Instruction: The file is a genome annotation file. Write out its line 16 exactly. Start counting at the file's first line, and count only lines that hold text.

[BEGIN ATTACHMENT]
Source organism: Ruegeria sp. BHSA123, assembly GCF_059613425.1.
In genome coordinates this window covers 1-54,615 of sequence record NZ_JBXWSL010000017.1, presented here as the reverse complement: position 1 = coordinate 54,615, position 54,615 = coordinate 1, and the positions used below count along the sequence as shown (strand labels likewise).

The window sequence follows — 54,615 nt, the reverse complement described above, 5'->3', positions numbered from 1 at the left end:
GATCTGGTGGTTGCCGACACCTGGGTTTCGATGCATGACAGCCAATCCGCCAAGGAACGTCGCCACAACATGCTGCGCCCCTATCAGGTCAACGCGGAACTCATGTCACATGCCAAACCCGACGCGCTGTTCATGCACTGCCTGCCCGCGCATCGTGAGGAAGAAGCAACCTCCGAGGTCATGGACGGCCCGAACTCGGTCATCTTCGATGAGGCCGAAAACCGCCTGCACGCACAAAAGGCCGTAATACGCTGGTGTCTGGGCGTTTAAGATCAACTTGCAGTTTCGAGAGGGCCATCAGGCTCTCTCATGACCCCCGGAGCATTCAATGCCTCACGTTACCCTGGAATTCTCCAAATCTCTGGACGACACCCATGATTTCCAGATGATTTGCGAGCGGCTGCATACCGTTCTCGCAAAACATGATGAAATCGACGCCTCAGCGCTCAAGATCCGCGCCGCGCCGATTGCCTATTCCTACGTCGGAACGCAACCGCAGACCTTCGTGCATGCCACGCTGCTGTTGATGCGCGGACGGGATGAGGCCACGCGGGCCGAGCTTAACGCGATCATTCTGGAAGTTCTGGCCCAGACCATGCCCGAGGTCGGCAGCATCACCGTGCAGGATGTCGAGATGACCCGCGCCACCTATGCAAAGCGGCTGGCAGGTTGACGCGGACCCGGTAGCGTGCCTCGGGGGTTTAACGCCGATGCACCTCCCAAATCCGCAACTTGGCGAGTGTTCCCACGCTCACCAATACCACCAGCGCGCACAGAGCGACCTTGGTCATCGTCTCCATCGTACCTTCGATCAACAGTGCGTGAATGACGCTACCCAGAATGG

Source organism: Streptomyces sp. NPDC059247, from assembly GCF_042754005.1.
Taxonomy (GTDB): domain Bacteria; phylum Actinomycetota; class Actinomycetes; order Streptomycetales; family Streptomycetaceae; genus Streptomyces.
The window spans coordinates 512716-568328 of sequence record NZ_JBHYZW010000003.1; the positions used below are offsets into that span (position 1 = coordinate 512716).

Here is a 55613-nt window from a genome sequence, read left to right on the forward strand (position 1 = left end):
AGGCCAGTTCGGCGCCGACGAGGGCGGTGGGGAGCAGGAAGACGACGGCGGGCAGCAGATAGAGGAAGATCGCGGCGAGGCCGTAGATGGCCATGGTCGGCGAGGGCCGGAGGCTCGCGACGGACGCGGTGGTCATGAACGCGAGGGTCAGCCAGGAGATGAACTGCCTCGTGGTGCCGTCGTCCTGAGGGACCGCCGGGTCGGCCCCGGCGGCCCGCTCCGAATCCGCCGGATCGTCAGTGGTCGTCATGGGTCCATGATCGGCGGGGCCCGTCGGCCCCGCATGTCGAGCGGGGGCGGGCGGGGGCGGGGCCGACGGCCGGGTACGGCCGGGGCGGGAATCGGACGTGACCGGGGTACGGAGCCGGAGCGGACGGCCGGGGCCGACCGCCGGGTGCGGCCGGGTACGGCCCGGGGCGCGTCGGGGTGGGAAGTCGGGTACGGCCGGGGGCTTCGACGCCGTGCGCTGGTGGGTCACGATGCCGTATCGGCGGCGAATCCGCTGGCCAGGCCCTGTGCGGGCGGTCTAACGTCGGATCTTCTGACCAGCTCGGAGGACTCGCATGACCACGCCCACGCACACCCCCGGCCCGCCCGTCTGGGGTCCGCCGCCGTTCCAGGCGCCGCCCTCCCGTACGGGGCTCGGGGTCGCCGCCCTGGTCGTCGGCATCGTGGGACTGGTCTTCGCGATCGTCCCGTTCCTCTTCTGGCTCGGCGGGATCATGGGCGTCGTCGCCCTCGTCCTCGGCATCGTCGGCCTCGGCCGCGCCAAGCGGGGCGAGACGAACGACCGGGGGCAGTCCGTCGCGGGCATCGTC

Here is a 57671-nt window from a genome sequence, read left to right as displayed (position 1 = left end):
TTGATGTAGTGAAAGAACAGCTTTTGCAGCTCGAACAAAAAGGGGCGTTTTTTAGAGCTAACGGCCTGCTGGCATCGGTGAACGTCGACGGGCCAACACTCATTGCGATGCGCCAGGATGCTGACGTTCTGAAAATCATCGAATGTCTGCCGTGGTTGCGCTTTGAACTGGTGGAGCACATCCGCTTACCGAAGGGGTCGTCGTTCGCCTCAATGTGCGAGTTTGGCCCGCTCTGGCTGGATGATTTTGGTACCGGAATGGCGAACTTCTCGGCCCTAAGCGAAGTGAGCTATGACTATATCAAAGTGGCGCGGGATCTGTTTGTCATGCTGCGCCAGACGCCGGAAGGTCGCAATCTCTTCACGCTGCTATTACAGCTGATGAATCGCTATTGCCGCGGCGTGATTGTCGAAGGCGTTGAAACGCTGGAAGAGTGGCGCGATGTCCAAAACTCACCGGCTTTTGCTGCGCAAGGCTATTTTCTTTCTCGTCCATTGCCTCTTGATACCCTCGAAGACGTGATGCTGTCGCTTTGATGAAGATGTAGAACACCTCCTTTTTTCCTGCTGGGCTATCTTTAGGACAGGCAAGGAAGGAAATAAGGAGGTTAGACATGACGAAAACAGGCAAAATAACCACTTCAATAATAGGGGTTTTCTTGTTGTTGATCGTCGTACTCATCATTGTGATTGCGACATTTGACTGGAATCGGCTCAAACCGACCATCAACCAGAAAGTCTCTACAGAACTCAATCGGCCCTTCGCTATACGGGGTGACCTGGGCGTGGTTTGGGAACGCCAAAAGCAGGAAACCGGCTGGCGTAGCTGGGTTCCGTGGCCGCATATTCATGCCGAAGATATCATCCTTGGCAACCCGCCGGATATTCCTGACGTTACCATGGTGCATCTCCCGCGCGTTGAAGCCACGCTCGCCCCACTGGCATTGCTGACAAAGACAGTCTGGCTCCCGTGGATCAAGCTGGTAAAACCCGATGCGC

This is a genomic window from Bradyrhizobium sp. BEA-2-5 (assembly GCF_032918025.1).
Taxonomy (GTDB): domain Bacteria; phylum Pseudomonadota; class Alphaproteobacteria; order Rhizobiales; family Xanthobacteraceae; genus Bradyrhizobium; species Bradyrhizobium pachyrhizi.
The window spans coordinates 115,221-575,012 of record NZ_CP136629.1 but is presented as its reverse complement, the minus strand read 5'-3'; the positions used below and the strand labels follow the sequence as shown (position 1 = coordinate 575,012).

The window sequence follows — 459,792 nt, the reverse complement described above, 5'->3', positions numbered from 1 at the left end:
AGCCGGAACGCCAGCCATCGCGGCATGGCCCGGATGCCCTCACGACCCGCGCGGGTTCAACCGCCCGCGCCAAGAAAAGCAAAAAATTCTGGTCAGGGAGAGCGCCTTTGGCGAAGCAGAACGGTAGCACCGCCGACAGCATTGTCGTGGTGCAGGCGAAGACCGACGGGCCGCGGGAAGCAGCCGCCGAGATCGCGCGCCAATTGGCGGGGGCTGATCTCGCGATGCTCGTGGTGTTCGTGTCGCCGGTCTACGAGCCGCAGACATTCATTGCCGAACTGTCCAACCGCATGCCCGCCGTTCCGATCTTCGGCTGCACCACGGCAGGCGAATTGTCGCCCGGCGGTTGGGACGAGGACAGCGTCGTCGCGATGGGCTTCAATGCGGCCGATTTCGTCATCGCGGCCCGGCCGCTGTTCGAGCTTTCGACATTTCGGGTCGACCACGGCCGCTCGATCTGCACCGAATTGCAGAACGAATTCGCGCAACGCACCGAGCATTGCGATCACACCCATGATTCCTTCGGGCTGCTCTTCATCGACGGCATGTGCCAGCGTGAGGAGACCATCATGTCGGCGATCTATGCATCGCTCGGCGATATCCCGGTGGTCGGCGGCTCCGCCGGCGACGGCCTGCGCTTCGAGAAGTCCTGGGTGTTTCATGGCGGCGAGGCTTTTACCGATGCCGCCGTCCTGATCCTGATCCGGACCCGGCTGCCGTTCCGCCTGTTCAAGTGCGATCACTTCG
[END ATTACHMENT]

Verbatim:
AGCCGGAACGCCAGCCATCGCGGCATGGCCCGGATGCCCTCACGACCCGCGCGGGTTCAACCGCCCGCGCCAAGAAAAGCAAAAAATTCTGGTCAGGGAGAGCGCCTTTGGCGAAGCAGAACGGTAGCACCGCCGACAGCATTGTCGTGGTGCAGGCGAAGACCGACGGGCCGCGGGAAGCAGCCGCCGAGATCGCGCGCCAATTGGCGGGGGCTGATCTCGCGATGCTCGTGGTGTTCGTGTCGCCGGTCTACGAGCCGCAGACATTCATTGCCGAACTGTCCAACCGCATGCCCGCCGTTCCGATCTTCGGCTGCACCACGGCAGGCGAATTGTCGCCCGGCGGTTGGGACGAGGACAGCGTCGTCGCGATGGGCTTCAATGCGGCCGATTTCGTCATCGCGGCCCGGCCGCTGTTCGAGCTTTCGACATTTCGGGTCGACCACGGCCGCTCGATCTGCACCGAATTGCAGAACGAATTCGCGCAACGCACCGAGCATTGCGATCACACCCATGATTCCTTCGGGCTGCTCTTCATCGACGGCATGTGCCAGCGTGAGGAGACCATCATGTCGGCGATCTATGCATCGCTCGGCGATATCCCGGTGGTCGGCGGCTCCGCCGGCGACGGCCTGCGCTTCGAGAAGTCCTGGGTGTTTCATGGCGGCGAGGCTTTTACCGATGCCGCCGTCCTGATCCTGATCCGGACCCGGCTGCCGTTCCGCCTGTTCAAGTGCGATCACTTCG